§ Significant after adjustment of alpha level by the Bonferroni-Hochberg procedure. Null-hypotheses were rejected only if the p-values were less than their corresponding α-value. P-values for during treatment changes were assessed by paired t-test ∥ LDL values are for nine subjects, since two subjects had triglycerides above 4.5 mmol/L preventing calculation by Friedewald equation.
Table 5: Data are mean ±SD. KJM+ and WB-control diets are based on actual intake. Baseline values are based on the mean of four 3-day food records. *P<0.001 for differences between KJM+ and WB-control treatments (student's t-test for paired data)
Table 6: Data are expressed as mean ±SEM, except for body weight which is mean ±SD. Within-treatment differences (week-0 versus week-3) were assessed by paired Student's t-test and between-treatment differences by ANCOVA (GLM procedure). *Significant after adjustment of alpha level by the Bonferroni-Hochberg procedure. Null-hypotheses were rejected only if the p-values were less than their corresponding α-value.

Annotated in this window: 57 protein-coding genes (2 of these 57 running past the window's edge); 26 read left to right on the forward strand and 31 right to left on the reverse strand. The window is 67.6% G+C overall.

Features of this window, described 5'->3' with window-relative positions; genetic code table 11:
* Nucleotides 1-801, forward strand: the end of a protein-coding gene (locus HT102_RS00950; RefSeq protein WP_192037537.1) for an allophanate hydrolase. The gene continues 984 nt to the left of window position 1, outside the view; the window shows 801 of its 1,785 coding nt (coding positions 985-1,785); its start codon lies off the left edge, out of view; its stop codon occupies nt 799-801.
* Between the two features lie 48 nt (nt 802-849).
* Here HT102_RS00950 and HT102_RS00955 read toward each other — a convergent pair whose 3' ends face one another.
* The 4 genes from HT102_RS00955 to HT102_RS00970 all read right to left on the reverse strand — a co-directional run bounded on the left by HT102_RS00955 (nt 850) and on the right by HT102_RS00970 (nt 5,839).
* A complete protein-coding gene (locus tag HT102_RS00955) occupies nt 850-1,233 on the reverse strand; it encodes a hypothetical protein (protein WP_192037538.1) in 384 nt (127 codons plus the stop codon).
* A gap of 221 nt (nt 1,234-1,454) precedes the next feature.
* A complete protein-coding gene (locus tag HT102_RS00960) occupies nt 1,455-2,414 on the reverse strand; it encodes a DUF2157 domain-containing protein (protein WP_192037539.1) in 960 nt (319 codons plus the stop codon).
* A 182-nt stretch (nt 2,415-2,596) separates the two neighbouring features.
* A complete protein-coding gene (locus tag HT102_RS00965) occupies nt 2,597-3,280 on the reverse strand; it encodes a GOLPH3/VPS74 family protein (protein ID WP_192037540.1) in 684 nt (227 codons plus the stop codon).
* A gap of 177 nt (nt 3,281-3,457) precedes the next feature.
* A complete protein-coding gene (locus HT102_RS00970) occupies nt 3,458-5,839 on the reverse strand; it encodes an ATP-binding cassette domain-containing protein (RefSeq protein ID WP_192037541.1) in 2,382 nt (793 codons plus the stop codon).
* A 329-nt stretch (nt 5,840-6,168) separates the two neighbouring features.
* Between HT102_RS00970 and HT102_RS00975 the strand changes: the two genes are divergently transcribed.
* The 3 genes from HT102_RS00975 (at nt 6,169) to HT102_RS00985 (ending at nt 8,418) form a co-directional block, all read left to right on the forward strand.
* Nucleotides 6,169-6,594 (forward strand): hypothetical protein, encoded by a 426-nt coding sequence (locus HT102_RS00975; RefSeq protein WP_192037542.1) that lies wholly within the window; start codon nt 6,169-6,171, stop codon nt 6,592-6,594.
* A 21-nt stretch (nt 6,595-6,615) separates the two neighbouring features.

Table 7: Shows the Test Breakfast used in Example 10.

Table 8: Is a comparison of 4 studies. See Example 16.